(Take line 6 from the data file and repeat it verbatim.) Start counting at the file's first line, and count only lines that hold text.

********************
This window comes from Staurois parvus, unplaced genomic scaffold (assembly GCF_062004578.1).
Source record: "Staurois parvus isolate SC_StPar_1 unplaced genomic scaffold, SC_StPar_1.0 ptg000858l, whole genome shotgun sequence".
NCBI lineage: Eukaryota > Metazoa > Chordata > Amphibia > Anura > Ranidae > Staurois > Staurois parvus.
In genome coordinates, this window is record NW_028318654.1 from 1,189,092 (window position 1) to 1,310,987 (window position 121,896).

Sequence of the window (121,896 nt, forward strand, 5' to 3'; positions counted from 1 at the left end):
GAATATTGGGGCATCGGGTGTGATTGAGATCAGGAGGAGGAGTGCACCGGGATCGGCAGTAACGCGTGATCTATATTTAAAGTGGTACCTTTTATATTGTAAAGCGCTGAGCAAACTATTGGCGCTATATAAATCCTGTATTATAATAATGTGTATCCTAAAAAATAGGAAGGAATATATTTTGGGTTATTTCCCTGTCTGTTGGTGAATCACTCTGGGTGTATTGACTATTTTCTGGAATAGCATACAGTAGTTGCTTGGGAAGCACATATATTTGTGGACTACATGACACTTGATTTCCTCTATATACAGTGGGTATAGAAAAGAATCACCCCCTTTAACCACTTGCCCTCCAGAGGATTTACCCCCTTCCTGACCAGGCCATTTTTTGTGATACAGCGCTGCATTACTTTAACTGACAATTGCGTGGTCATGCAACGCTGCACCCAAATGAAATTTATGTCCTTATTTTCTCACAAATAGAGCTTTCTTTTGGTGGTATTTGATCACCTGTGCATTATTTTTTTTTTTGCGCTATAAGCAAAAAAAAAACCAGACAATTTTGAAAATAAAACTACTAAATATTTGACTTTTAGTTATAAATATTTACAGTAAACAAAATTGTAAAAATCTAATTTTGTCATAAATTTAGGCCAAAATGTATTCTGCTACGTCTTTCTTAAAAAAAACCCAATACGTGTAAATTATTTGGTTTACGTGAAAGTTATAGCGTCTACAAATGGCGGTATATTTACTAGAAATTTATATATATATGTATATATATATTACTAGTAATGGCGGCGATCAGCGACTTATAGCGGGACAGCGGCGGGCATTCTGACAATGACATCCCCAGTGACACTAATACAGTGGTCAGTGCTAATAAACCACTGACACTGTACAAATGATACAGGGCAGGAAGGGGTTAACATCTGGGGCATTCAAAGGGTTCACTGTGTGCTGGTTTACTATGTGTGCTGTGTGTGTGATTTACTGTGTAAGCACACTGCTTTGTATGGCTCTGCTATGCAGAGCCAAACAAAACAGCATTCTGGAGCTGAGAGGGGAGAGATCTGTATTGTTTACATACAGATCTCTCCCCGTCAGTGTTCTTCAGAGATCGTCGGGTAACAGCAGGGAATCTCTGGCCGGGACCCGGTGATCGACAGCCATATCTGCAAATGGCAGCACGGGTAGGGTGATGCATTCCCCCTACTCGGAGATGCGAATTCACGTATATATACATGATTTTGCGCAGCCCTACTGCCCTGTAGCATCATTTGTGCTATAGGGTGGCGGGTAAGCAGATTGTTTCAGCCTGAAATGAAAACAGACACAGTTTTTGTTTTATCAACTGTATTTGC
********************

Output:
GAATATTGGGGCATCGGGTGTGATTGAGATCAGGAGGAGGAGTGCACCGGGATCGGCAGTAACGCGTGATCTATATTTAAAGTGGTACCTTTTATATTGTAAAGCGCTGAGCAAACTATTGGCGCTATATAAATCCTGTATTATAATAATGTGTATCCTAAAAAATAGGAAGGAATATATTTTGGGTTATTTCCCTGTCTGTTGGTGAATCACTCTGGGTGTATTGACTATTTTCTGGAATAGCATACAGTAGTTGCTTGGGAAGCACATATATTTGTGGACTACATGACACTTGATTTCCTCTATATACAGTGGGTATAGAAAAGAATCACCCCCTTTAACCACTTGCCCTCCAGAGGATTTACCCCCTTCCTGACCAGGCCATTTTTTGTGATACAGCGCTGCATTACTTTAACTGACAATTGCGTGGTCATGCAACGCTGCACCCAAATGAAATTTATGTCCTTATTTTCTCACAAATAGAGCTTTCTTTTGGTGGTATTTGATCACCTGTGCATTATTTTTTTTTTTGCGCTATAAGCAAAAAAAAAACCAGACAATTTTGAAAATAAAACTACTAAATATTTGACTTTTAGTTATAAATATTTACAGTAAACAAAATTGTAAAAATCTAATTTTGTCATAAATTTAGGCCAAAATGTATTCTGCTACGTCTTTCTTAAAAAAAACCCAATACGTGTAAATTATTTGGTTTACGTGAAAGTTATAGCGTCTACAAATGGCGGTATATTTACTAGAAATTTATATATATATGTATATATATATTACTAGTAATGGCGGCGATCAGCGACTTATAGCGGGACAGCGGCGGGCATTCTGACAATGACATCCCCAGTGACACTAATACAGTGGTCAGTGCTAATAAACCACTGACACTGTACAAATGATACAGGGCAGGAAGGGGTTAACATCTGGGGCATTCAAAGGGTTCACTGTGTGCTGGTTTACTATGTGTGCTGTGTGTGTGATTTACTGTGTAAGCACACTGCTTTGTATGGCTCTGCTATGCAGAGCCAAACAAAACAGCATTCTGGAGCTGAGAGGGGAGAGATCTGTATTGTTTACATACAGATCTCTCCCCGTCAGTGTTCTTCAGAGATCGTCGGGTAACAGCAGGGAATCTCTGGCCGGGACCCGGTGATCGACAGCCATATCTGCAAATGGCAGCACGGGTAGGGTGATGCATTCCCCCTACTCGGAGATGCGAATTCACGTATATATACATGATTTTGCGCAGCCCTACTGCCCTGTAGCATCATTTGTGCTATAGGGTGGCGGGTAAGCAGATTGTTTCAGCCTGAAATGAAAACAGACACAGTTTTTGTTTTATCAACTGTATTTGC